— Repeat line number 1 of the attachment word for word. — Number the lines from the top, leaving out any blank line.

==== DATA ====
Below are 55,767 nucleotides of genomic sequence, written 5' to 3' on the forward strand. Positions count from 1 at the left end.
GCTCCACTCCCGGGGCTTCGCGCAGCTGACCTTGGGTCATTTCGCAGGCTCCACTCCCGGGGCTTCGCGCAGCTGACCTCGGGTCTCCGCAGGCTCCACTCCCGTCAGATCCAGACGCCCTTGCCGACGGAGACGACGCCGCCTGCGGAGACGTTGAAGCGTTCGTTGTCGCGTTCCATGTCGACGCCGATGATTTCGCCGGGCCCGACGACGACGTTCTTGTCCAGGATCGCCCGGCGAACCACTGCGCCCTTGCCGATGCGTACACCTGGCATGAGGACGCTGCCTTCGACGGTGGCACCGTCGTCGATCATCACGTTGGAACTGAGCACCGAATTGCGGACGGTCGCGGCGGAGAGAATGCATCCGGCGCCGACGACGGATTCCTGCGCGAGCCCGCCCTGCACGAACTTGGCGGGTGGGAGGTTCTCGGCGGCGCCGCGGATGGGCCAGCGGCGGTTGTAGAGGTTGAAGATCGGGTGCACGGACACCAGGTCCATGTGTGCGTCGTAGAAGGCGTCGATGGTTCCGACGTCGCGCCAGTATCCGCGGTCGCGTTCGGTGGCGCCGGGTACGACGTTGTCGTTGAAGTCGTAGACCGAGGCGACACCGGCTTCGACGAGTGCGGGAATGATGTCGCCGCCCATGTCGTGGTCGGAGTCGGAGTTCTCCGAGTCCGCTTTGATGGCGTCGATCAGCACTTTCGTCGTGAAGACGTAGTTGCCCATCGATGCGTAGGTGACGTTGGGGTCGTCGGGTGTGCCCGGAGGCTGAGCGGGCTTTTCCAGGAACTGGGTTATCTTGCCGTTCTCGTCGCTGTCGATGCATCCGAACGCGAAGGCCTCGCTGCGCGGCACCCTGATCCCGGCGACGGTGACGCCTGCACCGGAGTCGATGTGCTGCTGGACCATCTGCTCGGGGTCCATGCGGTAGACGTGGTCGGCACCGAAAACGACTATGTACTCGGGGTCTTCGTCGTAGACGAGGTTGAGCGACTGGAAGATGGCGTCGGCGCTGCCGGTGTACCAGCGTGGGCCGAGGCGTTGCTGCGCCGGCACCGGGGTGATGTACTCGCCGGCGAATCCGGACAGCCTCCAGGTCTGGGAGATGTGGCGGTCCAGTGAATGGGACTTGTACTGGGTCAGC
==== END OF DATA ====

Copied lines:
Below are 55,767 nucleotides of genomic sequence, written 5' to 3' on the forward strand. Positions count from 1 at the left end.